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Tolerance/Accuracy is calculated as:

Class B
change in t=+/- (0.3+0.005|t|)
Class A
change in t=+/- (0.15+0.002|t|)
1/3 Class B
change in t=+/- 1/3 x (0.3+0.005|t|)
1/5 Class B
change in t=+/- 1/5 x (0.3+0.005|t|)
1/10 Class B change in t=+/- 1/10 x (0.3+0.005|t|)

|t| = absolute temperature in �C. Where elements have a resistance of n x 100 Ohms then the basic values and tolerances also have to be multiplied by n

These three terms are often confused, but it is important to understand the difference.

Accuracy. IEC standard 751 sets two tolerance classes for the accuracy of RTDs: Class A and Class B:

Class A: Δt = �(0.15 + 0.002 � | t | )

Class B: Δt = �(0.30 + 0.005 � | t | )


| t | = absolute value of temperature in �C

Class A applies to temperatures from �200�C to 650�C, and only for RTDs with three- or four-wire configurations. Class B covers the entire range from �200�C to 850�C.


This is the sensor's ability to maintain a consistent output when a constant input is applied.
Physical or chemical changes can cause calibration drift. The material that the platinum is adhered to,
whether wound on a mandrel or on a substrate, can expand and contract, straining the wire.
Drift rates conservatively specified by manufacturers are typically 0.05�C/yr


Repeatability is the sensor's ability to give the same output or reading under repeated identical conditions. Absolute accuracy is not necessary in most applications. The focus should be on the stability and repeatability of the sensor. If an RTD in a 100.00�C bath consistently reads 100.06�C, the electronics can easily compensate for this error. The stability of RTDs is exceptional, with most experiencing drift rates of 0.05�C over a five-year period.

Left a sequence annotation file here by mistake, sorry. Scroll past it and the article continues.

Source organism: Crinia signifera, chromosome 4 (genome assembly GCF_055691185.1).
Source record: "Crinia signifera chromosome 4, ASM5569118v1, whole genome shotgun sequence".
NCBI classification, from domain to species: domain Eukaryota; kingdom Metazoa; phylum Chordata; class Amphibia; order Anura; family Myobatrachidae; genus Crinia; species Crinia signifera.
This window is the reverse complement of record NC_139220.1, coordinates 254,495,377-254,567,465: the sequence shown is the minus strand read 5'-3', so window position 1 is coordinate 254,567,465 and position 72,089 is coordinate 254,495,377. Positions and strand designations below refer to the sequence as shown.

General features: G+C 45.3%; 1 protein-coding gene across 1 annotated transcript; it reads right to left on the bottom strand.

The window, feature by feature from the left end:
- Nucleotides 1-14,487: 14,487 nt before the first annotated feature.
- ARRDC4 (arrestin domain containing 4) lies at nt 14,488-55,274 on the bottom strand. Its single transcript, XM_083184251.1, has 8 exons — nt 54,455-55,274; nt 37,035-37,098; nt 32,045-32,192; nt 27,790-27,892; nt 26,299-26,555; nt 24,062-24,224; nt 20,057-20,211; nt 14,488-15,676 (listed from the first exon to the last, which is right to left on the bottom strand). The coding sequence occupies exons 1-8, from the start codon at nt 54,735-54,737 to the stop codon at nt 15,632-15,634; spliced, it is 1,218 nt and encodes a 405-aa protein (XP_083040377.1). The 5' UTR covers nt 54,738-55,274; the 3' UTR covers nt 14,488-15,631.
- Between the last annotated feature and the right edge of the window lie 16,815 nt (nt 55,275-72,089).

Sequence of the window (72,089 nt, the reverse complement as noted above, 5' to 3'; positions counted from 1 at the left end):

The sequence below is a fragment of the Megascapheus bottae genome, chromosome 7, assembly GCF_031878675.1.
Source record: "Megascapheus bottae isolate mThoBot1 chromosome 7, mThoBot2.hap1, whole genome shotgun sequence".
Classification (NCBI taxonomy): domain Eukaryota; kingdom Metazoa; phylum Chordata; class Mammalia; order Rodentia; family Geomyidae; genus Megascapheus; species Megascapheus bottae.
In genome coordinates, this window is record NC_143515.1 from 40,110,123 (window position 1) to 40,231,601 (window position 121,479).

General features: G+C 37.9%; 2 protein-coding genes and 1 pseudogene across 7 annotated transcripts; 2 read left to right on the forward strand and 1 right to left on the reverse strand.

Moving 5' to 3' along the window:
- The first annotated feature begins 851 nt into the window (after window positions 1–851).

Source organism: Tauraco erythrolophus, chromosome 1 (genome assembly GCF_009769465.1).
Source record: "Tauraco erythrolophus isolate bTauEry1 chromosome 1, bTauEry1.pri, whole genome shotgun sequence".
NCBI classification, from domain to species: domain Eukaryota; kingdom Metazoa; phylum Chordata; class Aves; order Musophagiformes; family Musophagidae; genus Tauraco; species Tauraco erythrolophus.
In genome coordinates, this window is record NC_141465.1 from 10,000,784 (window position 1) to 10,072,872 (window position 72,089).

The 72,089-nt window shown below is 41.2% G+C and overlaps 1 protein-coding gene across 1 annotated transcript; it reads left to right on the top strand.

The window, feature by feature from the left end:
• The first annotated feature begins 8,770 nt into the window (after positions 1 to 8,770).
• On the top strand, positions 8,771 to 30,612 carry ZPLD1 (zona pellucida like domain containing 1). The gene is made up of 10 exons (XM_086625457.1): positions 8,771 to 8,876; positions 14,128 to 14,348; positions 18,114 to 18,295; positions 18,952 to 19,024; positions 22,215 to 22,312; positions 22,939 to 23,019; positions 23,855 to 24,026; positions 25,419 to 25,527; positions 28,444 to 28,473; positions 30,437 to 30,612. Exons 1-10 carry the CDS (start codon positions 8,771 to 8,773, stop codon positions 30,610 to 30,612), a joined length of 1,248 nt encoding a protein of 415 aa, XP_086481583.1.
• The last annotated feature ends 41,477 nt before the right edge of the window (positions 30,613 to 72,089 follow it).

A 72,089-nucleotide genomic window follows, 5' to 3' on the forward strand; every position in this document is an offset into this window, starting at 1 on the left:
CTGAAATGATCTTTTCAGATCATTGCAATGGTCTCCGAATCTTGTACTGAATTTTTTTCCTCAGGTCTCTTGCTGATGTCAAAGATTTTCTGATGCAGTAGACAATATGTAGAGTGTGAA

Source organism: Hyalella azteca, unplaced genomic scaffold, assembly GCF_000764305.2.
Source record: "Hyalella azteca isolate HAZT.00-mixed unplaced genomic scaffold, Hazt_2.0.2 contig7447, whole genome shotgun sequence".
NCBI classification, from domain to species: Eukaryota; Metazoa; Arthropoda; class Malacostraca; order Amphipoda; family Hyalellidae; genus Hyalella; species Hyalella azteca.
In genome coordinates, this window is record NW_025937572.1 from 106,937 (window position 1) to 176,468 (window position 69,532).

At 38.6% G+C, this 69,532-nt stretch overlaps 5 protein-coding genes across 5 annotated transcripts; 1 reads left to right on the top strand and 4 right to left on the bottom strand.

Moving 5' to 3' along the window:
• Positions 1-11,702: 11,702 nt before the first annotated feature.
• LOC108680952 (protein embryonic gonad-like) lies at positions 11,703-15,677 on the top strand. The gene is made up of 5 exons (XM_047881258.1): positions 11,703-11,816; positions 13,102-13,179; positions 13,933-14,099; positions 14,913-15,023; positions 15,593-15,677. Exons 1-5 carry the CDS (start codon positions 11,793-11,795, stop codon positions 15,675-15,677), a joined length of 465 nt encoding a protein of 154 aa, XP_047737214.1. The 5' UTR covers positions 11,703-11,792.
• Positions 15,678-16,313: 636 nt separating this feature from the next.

Response Time.

Response time varies according to the application. It is the sensor's ability to react to a change in temperature, and depends on the sensor's thermal mass and proximity to the material being tested. For instance, an RTD sensor in a thermowell will react more slowly than the same sensor immersed directly into a process. RTD specifications will list the sensor's time constant, which is the time it takes for an RTD to respond to a step change in temperature and come to 63% of its final equilibrium value. Response times are calculated in water flowing at 0.2 m/s and in air flowing at 1 m/s. This gives a useful comparison of RTD sensor configurations.

Lead wires have resistance that is a function of the material used, wire size, and lead length. This resistance can add to the measured RTD resistance, and improper wire compensation can result in significant errors. The common configurations of RTDs are two (A), three (B), or four wires (C)

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